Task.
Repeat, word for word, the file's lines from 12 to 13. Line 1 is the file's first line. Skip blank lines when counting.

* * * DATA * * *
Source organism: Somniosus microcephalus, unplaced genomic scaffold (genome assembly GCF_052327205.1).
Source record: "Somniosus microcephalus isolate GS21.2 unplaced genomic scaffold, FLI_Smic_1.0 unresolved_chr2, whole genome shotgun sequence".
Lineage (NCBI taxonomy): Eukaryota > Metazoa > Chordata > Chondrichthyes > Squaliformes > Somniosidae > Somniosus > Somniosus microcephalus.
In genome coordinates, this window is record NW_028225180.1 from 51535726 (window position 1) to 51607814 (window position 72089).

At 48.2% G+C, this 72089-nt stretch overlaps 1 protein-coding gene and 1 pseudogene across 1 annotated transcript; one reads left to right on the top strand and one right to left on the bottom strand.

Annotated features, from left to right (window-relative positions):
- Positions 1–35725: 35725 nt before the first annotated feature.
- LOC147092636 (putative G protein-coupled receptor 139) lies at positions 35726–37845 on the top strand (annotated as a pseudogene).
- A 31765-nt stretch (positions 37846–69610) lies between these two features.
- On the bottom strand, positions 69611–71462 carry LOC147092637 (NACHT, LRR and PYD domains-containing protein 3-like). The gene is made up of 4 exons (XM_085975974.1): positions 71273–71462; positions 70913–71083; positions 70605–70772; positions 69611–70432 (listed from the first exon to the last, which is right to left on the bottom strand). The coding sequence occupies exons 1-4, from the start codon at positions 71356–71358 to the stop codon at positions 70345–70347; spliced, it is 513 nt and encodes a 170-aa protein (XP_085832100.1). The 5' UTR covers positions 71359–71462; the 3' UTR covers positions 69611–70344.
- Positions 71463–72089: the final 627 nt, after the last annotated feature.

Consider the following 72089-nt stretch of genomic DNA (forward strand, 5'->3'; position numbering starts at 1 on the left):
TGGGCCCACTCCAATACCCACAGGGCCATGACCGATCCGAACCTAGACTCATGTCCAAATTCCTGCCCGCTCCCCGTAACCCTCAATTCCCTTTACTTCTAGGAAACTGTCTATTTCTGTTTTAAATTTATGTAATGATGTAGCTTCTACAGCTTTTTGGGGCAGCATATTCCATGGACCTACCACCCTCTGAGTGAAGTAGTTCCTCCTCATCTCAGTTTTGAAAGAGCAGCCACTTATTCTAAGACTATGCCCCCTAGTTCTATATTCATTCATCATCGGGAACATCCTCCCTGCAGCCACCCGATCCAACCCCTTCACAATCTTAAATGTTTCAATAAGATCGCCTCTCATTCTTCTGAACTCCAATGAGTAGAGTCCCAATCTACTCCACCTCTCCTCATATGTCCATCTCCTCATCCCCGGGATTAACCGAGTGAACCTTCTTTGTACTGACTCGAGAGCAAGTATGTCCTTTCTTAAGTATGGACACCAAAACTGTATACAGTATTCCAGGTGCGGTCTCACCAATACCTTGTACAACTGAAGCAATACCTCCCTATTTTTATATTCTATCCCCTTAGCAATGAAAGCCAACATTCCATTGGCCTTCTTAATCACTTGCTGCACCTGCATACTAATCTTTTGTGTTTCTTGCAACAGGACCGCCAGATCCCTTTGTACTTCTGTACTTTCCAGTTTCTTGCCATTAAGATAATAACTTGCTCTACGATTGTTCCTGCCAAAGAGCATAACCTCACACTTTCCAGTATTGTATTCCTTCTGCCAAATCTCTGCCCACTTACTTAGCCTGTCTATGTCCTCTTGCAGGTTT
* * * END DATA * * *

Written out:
Consider the following 72089-nt stretch of genomic DNA (forward strand, 5'->3'; position numbering starts at 1 on the left):
TGGGCCCACTCCAATACCCACAGGGCCATGACCGATCCGAACCTAGACTCATGTCCAAATTCCTGCCCGCTCCCCGTAACCCTCAATTCCCTTTACTTCTAGGAAACTGTCTATTTCTGTTTTAAATTTATGTAATGATGTAGCTTCTACAGCTTTTTGGGGCAGCATATTCCATGGACCTACCACCCTCTGAGTGAAGTAGTTCCTCCTCATCTCAGTTTTGAAAGAGCAGCCACTTATTCTAAGACTATGCCCCCTAGTTCTATATTCATTCATCATCGGGAACATCCTCCCTGCAGCCACCCGATCCAACCCCTTCACAATCTTAAATGTTTCAATAAGATCGCCTCTCATTCTTCTGAACTCCAATGAGTAGAGTCCCAATCTACTCCACCTCTCCTCATATGTCCATCTCCTCATCCCCGGGATTAACCGAGTGAACCTTCTTTGTACTGACTCGAGAGCAAGTATGTCCTTTCTTAAGTATGGACACCAAAACTGTATACAGTATTCCAGGTGCGGTCTCACCAATACCTTGTACAACTGAAGCAATACCTCCCTATTTTTATATTCTATCCCCTTAGCAATGAAAGCCAACATTCCATTGGCCTTCTTAATCACTTGCTGCACCTGCATACTAATCTTTTGTGTTTCTTGCAACAGGACCGCCAGATCCCTTTGTACTTCTGTACTTTCCAGTTTCTTGCCATTAAGATAATAACTTGCTCTACGATTGTTCCTGCCAAAGAGCATAACCTCACACTTTCCAGTATTGTATTCCTTCTGCCAAATCTCTGCCCACTTACTTAGCCTGTCTATGTCCTCTTGCAGGTTT